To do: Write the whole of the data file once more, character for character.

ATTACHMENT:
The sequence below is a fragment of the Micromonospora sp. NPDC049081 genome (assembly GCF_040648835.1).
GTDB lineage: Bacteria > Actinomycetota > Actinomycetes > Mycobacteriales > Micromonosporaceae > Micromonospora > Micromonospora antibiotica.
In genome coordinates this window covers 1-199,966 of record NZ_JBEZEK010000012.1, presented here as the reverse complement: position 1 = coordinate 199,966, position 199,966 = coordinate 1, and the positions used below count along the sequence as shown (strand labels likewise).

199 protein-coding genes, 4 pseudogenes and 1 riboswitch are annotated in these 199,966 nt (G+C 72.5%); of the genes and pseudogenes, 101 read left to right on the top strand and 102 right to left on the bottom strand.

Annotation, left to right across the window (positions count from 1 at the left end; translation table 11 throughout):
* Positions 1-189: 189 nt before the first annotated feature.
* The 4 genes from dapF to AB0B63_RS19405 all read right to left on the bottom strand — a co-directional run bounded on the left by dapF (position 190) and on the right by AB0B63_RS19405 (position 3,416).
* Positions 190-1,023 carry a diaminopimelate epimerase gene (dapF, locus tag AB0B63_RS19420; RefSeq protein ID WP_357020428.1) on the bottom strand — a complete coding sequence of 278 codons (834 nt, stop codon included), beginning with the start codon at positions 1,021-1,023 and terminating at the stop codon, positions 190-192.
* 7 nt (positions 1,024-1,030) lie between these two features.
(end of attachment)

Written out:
The sequence below is a fragment of the Micromonospora sp. NPDC049081 genome (assembly GCF_040648835.1).
GTDB lineage: Bacteria > Actinomycetota > Actinomycetes > Mycobacteriales > Micromonosporaceae > Micromonospora > Micromonospora antibiotica.
In genome coordinates this window covers 1-199,966 of record NZ_JBEZEK010000012.1, presented here as the reverse complement: position 1 = coordinate 199,966, position 199,966 = coordinate 1, and the positions used below count along the sequence as shown (strand labels likewise).

199 protein-coding genes, 4 pseudogenes and 1 riboswitch are annotated in these 199,966 nt (G+C 72.5%); of the genes and pseudogenes, 101 read left to right on the top strand and 102 right to left on the bottom strand.

Annotation, left to right across the window (positions count from 1 at the left end; translation table 11 throughout):
* Positions 1-189: 189 nt before the first annotated feature.
* The 4 genes from dapF to AB0B63_RS19405 all read right to left on the bottom strand — a co-directional run bounded on the left by dapF (position 190) and on the right by AB0B63_RS19405 (position 3,416).
* Positions 190-1,023 carry a diaminopimelate epimerase gene (dapF, locus tag AB0B63_RS19420; RefSeq protein ID WP_357020428.1) on the bottom strand — a complete coding sequence of 278 codons (834 nt, stop codon included), beginning with the start codon at positions 1,021-1,023 and terminating at the stop codon, positions 190-192.
* 7 nt (positions 1,024-1,030) lie between these two features.